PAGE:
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Neom update says Saudi Arabia megaproject The Line is 'progressing fast'

Neom update says Saudi Arabia megaproject The Line is 'progressing fast'

The glossy video seeks to change the narrative about The Line.

After a rocky few months on the PR front for its megaproject The Line, Neom has published a new video update attempting to change the narrative.

Its May 'In Progress' video is a couple of minutes long, and shows a few interesting sweeping shots of construction sites and building work in Saudi Arabia, along with assurances that the project is "progressing fast".

It includes the staggering detail that there are already some 140,000 construction workers on-site, along with what Neom calls "significant infrastructure" to enable the project having been built. However, it's unclear whether these workers are all for The Line, or spaced out across Neom's various projects.

Another interesting new detail is that the video calls The Line a "cognitive city", which is just about as buzzword-y as you could possibly ask for.

Neom also says that its own workforce has grown by 50% over the last year, as it seeks new partners and investors.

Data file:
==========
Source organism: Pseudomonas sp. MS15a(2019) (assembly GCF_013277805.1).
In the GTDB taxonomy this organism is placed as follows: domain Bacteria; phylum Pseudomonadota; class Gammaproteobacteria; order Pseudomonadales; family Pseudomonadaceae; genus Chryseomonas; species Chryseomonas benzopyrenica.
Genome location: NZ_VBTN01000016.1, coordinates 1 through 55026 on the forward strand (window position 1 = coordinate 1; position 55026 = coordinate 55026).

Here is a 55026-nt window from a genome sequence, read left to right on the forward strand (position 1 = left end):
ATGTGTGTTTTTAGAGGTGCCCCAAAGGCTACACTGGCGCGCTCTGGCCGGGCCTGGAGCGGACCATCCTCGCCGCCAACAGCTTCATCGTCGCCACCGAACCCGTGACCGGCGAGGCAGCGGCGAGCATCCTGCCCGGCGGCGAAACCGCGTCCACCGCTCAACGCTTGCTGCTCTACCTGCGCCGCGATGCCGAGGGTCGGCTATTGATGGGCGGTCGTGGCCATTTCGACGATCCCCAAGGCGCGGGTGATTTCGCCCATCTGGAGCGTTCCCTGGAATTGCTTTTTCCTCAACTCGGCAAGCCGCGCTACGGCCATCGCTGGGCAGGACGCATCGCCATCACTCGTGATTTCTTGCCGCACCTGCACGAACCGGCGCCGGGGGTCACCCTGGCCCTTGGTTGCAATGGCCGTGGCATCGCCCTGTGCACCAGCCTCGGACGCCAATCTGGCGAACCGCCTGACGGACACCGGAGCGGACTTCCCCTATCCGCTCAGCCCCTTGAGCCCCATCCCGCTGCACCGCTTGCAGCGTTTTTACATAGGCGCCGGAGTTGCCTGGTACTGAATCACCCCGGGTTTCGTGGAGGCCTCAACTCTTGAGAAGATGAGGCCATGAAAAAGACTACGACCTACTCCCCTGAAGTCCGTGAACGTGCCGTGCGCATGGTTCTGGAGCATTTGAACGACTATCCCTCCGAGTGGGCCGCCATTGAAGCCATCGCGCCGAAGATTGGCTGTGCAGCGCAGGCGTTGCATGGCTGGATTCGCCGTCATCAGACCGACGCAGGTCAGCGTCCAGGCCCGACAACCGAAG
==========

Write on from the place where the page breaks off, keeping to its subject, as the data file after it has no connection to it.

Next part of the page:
Listing some other projects that it's helping to fund, from electric seaplanes to autonomous cars, it also amusingly includes "self-service e-gates" at airports, something that few people are likely to be overly impressed by in 2024.

In truth, the video doesn't touch on The Line as much as you might expect - Neom has long drawn attention to the fact that it has a host of other projects at play, but The Line has been given easily the most public attention.

It comes hot on the heels of claims that the project is way behind schedule, with some saying Neom has revised its expectations for The Line's first phase, which is due to be completed in 2030.

The Line will stretch 75 miles.

Instead of 1.5 million people, the city is rumored to only host 300,000 residents by that point, and will be just a fraction of its eventual 170km length.

This has fuelled speculation that Neom doesn't have enough money to actually complete the staggeringly expensive project - although needless to say, Neom has denied these claims.

So, while the glossy video certainly paints an optimistic picture of how everything's going, whether people are won over is another question.

The top comment on the YouTube video, after all, reads: "When it sounds too good to be true, it most likely is."

That's a rare bit of wisdom for an online comment thread, and it's given balance by other, more enthusiastic comments, including one that reads: "Saudis dreams have no end."

Featured Image Credit: NEOM / YouTube